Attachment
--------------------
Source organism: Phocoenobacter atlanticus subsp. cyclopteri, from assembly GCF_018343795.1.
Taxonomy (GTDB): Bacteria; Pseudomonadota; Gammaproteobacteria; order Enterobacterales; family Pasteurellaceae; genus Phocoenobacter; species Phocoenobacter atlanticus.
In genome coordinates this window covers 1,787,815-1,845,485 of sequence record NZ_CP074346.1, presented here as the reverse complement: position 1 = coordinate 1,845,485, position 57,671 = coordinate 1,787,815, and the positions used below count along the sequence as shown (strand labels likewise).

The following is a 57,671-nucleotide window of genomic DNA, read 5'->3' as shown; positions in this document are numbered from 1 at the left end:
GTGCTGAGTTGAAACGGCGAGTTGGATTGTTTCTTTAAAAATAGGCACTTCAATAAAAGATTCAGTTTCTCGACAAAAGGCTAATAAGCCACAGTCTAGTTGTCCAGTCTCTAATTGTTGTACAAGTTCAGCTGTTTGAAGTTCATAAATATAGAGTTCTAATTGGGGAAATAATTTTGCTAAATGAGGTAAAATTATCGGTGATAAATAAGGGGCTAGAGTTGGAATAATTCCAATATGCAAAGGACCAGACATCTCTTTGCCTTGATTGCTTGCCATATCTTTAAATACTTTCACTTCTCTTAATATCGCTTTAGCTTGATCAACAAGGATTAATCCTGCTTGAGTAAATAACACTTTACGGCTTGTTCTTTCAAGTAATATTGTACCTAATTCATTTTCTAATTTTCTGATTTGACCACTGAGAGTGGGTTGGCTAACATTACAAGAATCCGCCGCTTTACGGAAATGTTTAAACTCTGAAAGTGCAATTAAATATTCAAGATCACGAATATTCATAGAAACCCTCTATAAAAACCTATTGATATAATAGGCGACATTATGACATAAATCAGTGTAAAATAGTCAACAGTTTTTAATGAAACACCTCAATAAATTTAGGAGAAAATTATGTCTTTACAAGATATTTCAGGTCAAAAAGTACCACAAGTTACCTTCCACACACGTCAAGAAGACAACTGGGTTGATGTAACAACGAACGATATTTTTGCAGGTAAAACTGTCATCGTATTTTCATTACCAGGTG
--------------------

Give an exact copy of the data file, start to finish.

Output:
Source organism: Phocoenobacter atlanticus subsp. cyclopteri, from assembly GCF_018343795.1.
Taxonomy (GTDB): Bacteria; Pseudomonadota; Gammaproteobacteria; order Enterobacterales; family Pasteurellaceae; genus Phocoenobacter; species Phocoenobacter atlanticus.
In genome coordinates this window covers 1,787,815-1,845,485 of sequence record NZ_CP074346.1, presented here as the reverse complement: position 1 = coordinate 1,845,485, position 57,671 = coordinate 1,787,815, and the positions used below count along the sequence as shown (strand labels likewise).

The following is a 57,671-nucleotide window of genomic DNA, read 5'->3' as shown; positions in this document are numbered from 1 at the left end:
GTGCTGAGTTGAAACGGCGAGTTGGATTGTTTCTTTAAAAATAGGCACTTCAATAAAAGATTCAGTTTCTCGACAAAAGGCTAATAAGCCACAGTCTAGTTGTCCAGTCTCTAATTGTTGTACAAGTTCAGCTGTTTGAAGTTCATAAATATAGAGTTCTAATTGGGGAAATAATTTTGCTAAATGAGGTAAAATTATCGGTGATAAATAAGGGGCTAGAGTTGGAATAATTCCAATATGCAAAGGACCAGACATCTCTTTGCCTTGATTGCTTGCCATATCTTTAAATACTTTCACTTCTCTTAATATCGCTTTAGCTTGATCAACAAGGATTAATCCTGCTTGAGTAAATAACACTTTACGGCTTGTTCTTTCAAGTAATATTGTACCTAATTCATTTTCTAATTTTCTGATTTGACCACTGAGAGTGGGTTGGCTAACATTACAAGAATCCGCCGCTTTACGGAAATGTTTAAACTCTGAAAGTGCAATTAAATATTCAAGATCACGAATATTCATAGAAACCCTCTATAAAAACCTATTGATATAATAGGCGACATTATGACATAAATCAGTGTAAAATAGTCAACAGTTTTTAATGAAACACCTCAATAAATTTAGGAGAAAATTATGTCTTTACAAGATATTTCAGGTCAAAAAGTACCACAAGTTACCTTCCACACACGTCAAGAAGACAACTGGGTTGATGTAACAACGAACGATATTTTTGCAGGTAAAACTGTCATCGTATTTTCATTACCAGGTG